Mayor Recognizes Conservancy Workers for Emergency Response to Devastating Storm
New York, N.Y – Today, Mayor Michael R. Bloomberg and JP Morgan Chase CEO Jamie Dimon, together with Central Park Conservancy President Douglas Blonsky and Parks Commissioner Adrian Benepe announced a $1 million donation from Chase to the Conservancy to restore and replant areas of Central Park that were devastated by an unusually severe storm on August 18, 2009. The Mayor recognized the efforts of several Conservancy workers who worked tirelessly after the storm to secure and remove damaged trees and reopen the very damaged northern third of Central Park. Also on hand was Thomas L. Kempner, Jr., Chairman of the Central Park Conservancy’s Board of Trustees.
At the Great Hill – one of the areas most damaged by the August storm – Mayor Bloomberg, Mr. Dimon, Mr. Blonsky and Commissioner Benepe planted a 12 foot-tall sapling to kick-off the restoration process, funded largely by Chase’s donation. Thirty local students from Thurgood Marshall Academy and the Young Women’s Leadership School of East Harlem took part, and planted flagged stakes in spots on the Hill where trees were lost.
The August thunderstorm ripped through the city, causing some of the most extensive damage to Central Park in modern memory said Mayor Bloomberg. During the three weeks that followed the storm, Central Park Conservancy and Parks Department staff and volunteers worked around the clock to clear the debris. Their dedicated work and this generous gift from Chase will allow us to complete almost all of the post-storm restoration projects that we still have left to do in Central Park
New York City is the heart of our operations, and Central Park is the heart of New York said JPMorgan Chase Chairman and CEO Jamie Dimon. JPMorgan Chase has been a steadfast supporter of the Park for decades. There was no question; we knew we needed to move quickly to restore a place that is such an integral part of New Yorkers’ lives
The Park is more than 843 acres of historic landscapes, trees and water bodies – it’s a part of the fabric of this city and our lives said Doug Blonsky, Conservancy President. When thousands of Park friends saw the storm’s destruction, they were moved to help. So was Chase, a generous longtime supporter of the Park. With Chase’s help, we will create new landscapes that generations of Park patrons will cherish as much as the ones we lost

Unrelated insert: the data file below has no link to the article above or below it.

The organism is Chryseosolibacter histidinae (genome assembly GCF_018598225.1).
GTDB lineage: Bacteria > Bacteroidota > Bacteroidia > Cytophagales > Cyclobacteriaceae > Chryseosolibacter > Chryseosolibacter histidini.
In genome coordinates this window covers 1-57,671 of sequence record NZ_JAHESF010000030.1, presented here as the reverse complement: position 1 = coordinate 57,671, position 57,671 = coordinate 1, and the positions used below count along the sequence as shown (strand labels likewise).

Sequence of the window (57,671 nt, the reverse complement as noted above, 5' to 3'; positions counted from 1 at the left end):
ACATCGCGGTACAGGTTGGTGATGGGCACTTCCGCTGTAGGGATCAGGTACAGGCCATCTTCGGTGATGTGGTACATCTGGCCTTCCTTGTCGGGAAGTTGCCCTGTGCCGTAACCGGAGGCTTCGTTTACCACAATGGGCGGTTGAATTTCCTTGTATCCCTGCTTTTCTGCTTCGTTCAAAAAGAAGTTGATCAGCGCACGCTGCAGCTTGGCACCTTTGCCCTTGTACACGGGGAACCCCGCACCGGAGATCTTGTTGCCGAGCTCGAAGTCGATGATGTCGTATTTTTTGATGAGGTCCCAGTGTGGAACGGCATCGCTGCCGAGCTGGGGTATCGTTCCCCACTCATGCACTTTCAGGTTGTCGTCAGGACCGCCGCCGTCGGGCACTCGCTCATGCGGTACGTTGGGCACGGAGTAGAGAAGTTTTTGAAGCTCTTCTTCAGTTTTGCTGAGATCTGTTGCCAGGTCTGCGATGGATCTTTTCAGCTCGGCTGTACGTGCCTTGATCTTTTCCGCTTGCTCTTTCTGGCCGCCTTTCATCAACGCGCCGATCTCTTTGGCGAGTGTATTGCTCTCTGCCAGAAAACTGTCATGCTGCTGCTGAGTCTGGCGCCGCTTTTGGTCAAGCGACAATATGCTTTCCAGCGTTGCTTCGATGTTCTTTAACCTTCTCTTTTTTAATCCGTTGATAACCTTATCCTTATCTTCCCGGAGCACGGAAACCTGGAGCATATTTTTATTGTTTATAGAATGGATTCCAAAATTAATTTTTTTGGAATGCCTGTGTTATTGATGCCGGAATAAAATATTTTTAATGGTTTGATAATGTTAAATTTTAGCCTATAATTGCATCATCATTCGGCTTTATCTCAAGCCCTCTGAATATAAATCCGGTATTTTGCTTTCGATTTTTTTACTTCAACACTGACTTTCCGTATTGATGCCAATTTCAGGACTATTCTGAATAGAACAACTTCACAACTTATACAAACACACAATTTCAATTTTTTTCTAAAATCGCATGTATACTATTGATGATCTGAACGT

In the space of half an hour on the night of August 18, a freak blast of wind devastated thousands of trees in New York City, knocking down over 500 in Central Park alone. For a while, the north end of Central Park looked like a logging camp said Parks & Recreation Commissioner Adrian Benepe. Thanks to the hard work of the Central Park Conservancy, the road to restoration is well underway but much needs to be done to replant the damaged areas while taking this opportunity to increase plant diversity, encourage wildlife and improve the park’s vistas. The City is especially grateful to J.P. Morgan Chase for their extraordinarily generous donation toward this effort
The severe storm that tore through parts of Manhattan the evening of August 18, 2009 destroyed more than 500 trees in Central Park -some of them older than the Park itself. One thousand more trees were damaged, and landscapes were devastated. Especially in the 275-acre northern end of the Park, downed trees and limbs knocked over light poles, tore through fences and destabilized soil. Conservancy crews swung into action immediately, assessing the damage and beginning the arduous process of carefully cutting down, stacking and chipping damaged trees. In the first three weeks after the storm, the round-the-clock efforts of 26 tree crews dealt with a majority of the damage. A staggering 90 metric tons of wood chips were processed in that time.
Chase’s $1 million contribution, the largest of any single donor giving to the restoration process, will restore lost landscapes and plant new trees throughout the Park, especially in the areas of the Great Hill and the Ravine, two areas most profoundly affected by the storm. The bank has a rich history of supporting Central Park and activities in the park, dating back to the first Corporate Challenge race held at the Park in 1977, and began its support for the Central Park Conservancy within the first year of the organization’s formation. Today, Chase supports public cultural, educational, and environmental programs in the Park such as the Harlem Meer Performance Festival, the Urban Horticulture & Ecology Training Program, Camp Central Park and the Catch & Release Fishing Program.
Chase, through JPMorgan Chase and its Foundation, has given over $100 million in financial support to non-profit organizations every year in the last five years. In New York City, the bank has been a strong philanthropic supporter of affordable housing, foreclosure prevention and financial education efforts, in addition to significant investments in kindergarten through high school public education.